How do you market a team willing to trade losses today for a bright future? That is among the questions Philadelphia 76ers CEO, Scott O’Neil, faces every day. Also the CEO of the New Jersey Devils, Scott’s unique perspective on life, business, and branding makes him the ideal guest for our inaugural podcast. We sit down to discuss the Sixers brand, elevating a city with a sports team, and how “The Rule of Three” has influenced Scott’s career. If you enjoy our podcast, please subscribe and leave us a review in the store of your choice!

Show Notes:
A Lesson from the NBA: Follow the Rule of 3 (Inc. Magazine)

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Greetings, one and all. This is Real-World Branding. I’m Bill Gullan, President of Finch Brands, a premier boutique branding agency. I am, so excited to kick off our Real-World Branding podcast with our inaugural edition today, to bring you, with great frequency, at least once every couple weeks, some practical, smart, interesting conversation about the world of branding and business building.

We start today with an interview with Scott O’Neil, more on Scott in a minute. This interview is a reflective of what this podcast will accomplish, which is interviews with practitioners, and brand and business builders to understand their journeys and challenges in their careers. The goal for this is to be fast, interesting, helpful, and valuable for those who love the discipline and are involved in the discipline of brand and business development.

So, Scott O’Neil. A little bit about Scott. A great guest. So excited to have him. Scott currently serves as CEO of the Philadelphia 76ers and the New Jersey Devils, as well as of the Prudential Center, home of the Devils. So a lot on his plate, not to mention franchised in different media markets and different sports. We will get into the compare and contrast game as the interview goes on.

A little more on how Scott evolved over his life. He did his undergrad at Villanova University and his MBA at Harvard Business School. HBS, of course, began his career working with the NBA. He was with them for eight years then rose to SVP of Team Marketing and Business Operations, parlayed that into the president role at Madison Square Garden Sports. He, then, moved onto the Sixers and the Devils in July 2013. Incredible perspective that he has from all he has accomplished, from the unique challenge and interesting situations, from the organizations he has been a part of in his career.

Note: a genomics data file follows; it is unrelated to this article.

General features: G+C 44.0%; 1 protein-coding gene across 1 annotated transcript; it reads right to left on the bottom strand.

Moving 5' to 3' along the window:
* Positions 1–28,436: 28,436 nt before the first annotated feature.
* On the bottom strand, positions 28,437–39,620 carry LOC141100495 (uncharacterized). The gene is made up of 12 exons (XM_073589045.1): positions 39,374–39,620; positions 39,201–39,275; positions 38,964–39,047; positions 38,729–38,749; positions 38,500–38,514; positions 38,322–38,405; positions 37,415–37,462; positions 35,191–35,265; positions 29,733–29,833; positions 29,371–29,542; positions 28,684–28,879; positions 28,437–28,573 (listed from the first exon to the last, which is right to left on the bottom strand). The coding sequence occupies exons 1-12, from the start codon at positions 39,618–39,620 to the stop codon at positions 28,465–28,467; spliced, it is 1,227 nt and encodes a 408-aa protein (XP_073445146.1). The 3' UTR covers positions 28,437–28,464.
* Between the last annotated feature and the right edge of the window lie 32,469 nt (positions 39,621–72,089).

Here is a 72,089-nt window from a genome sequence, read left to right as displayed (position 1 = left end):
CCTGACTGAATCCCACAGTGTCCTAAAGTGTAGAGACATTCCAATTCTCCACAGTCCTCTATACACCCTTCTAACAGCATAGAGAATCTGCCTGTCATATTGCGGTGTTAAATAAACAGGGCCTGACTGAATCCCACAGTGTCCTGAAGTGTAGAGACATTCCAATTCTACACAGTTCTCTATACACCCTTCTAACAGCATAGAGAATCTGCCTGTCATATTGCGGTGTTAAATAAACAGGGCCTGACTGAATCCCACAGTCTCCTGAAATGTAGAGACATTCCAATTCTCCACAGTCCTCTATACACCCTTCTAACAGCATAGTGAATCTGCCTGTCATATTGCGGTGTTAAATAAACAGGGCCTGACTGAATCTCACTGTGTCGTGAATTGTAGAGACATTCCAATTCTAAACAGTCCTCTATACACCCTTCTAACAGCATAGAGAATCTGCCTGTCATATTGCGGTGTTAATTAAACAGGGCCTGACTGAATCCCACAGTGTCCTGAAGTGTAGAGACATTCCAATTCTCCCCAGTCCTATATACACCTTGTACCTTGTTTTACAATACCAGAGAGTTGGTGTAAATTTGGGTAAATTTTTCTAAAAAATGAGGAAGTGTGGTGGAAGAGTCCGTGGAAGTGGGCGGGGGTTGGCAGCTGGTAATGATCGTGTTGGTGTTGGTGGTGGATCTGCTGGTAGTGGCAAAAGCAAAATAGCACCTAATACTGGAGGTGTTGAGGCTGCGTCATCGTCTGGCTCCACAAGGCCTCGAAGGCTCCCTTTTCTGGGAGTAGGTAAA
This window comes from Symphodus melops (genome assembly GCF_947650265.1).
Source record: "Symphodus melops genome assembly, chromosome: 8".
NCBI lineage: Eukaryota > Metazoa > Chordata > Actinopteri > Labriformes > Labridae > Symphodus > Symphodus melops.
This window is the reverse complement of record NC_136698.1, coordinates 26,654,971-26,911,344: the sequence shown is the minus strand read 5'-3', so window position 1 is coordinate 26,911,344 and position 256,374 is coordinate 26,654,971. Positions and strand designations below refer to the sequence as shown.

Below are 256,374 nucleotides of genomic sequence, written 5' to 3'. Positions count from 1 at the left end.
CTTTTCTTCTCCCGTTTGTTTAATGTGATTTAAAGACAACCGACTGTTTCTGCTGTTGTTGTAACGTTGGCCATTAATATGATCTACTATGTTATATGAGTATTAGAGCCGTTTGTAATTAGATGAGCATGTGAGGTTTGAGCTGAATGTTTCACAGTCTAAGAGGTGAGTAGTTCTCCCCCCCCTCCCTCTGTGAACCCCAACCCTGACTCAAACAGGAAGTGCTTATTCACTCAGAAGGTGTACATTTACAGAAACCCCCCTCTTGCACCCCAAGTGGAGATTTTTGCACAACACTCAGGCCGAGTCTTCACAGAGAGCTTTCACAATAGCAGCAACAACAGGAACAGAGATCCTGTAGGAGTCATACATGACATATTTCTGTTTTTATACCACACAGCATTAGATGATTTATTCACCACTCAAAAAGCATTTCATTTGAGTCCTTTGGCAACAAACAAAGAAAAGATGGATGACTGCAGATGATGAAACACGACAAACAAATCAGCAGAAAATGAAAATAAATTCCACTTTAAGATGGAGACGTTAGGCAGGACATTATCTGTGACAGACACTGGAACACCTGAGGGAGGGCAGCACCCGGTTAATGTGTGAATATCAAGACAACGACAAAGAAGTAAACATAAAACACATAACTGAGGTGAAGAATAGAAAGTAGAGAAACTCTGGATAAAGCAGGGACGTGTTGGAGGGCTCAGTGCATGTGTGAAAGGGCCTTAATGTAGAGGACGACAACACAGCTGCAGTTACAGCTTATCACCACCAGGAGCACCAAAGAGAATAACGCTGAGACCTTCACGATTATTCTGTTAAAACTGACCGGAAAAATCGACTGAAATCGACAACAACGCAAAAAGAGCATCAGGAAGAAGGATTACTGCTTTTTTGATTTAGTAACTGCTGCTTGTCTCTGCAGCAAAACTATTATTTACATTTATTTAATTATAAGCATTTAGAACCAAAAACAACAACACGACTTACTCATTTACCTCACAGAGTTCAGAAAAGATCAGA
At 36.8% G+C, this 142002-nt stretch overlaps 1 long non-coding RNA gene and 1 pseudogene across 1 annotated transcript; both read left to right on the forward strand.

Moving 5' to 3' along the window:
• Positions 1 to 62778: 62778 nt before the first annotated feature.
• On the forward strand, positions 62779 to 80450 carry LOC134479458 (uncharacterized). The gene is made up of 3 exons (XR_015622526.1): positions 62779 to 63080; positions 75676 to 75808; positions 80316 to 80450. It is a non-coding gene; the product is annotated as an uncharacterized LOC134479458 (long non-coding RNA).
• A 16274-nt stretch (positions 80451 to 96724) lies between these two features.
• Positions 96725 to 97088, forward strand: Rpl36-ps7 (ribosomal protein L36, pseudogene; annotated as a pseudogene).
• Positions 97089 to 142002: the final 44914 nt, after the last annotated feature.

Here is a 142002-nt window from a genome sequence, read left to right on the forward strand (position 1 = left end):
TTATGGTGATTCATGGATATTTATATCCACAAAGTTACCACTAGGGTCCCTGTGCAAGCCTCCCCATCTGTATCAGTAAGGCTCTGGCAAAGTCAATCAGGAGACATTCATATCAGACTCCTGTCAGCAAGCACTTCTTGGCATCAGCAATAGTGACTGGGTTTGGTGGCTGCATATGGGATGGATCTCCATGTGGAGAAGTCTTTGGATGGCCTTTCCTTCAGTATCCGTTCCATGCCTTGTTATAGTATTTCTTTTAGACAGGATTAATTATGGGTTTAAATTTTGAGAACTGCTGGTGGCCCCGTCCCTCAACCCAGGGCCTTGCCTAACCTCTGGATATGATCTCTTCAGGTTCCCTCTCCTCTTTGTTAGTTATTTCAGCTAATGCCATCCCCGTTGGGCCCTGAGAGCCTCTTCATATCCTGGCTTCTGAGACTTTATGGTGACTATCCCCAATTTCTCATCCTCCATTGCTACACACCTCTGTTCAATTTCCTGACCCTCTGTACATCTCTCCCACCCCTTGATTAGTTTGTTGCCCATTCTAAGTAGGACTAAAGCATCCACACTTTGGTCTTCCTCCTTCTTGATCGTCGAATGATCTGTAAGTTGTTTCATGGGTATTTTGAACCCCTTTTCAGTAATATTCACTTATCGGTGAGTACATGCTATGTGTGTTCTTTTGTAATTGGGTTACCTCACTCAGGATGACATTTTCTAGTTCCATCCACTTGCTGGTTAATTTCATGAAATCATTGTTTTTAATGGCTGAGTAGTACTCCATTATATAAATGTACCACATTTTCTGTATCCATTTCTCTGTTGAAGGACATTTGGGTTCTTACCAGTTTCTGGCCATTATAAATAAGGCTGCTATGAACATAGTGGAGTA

So we’ll run the interview with Scott in a minute. But before we do, and I think what we like to do in each one of these, is give me a chance, for better or worse, to talk about a thing or two that has been on my mind.

I’ve been hearing about a little phrase called ‘personal branding.’ When we were going about thinking through a podcast of this nature, we wanted it to have a place of difference and value in this market. We did what we would do for a client and took a look at what’s out there. What I found was an amazing number of podcasts and other forms of content that were about this notion of personal branding.

We had a colleague, who is a very accomplished graphic designer, and she was invited to speak at a local university and the topic they wanted her to speak about was not design, but personal branding. Everyone is talking about personal branding and the thing that bugs me a bit about it is that 95% of the content that I see about personal branding is not about branding at all.

It’s about publicity. It’s about how do I get more visible. How do I get more Twitter followers? How do I get on the news, on a panel or whatever it is? That’s not branding!

Tom Peters wrote a book that I give to my colleagues when they would start with our company. It was called Brand You. That was about personal branding. It was about applying the rules of effective durable brand development to one’s own sense of self as a business person.

Branding, as we know, is about isolating attributes and values that are consistent, that are important, and then expressing that consistently and in a way that ultimately is renowned to one or a brand becoming known for something. That’s what brand development is all about.

Personal branding, when the words are used correctly, really should be about how you can build a reputation within your work place or personal life for certain attributes that matter to you and others. It’s an immensely important and really helpful topic for those who are entering the work force, being promoted, or entering new professional challenges. To know the importance of thinking of yourself and your own capabilities and your own attributes, thinking of them in the way of the leading brands that are successful today.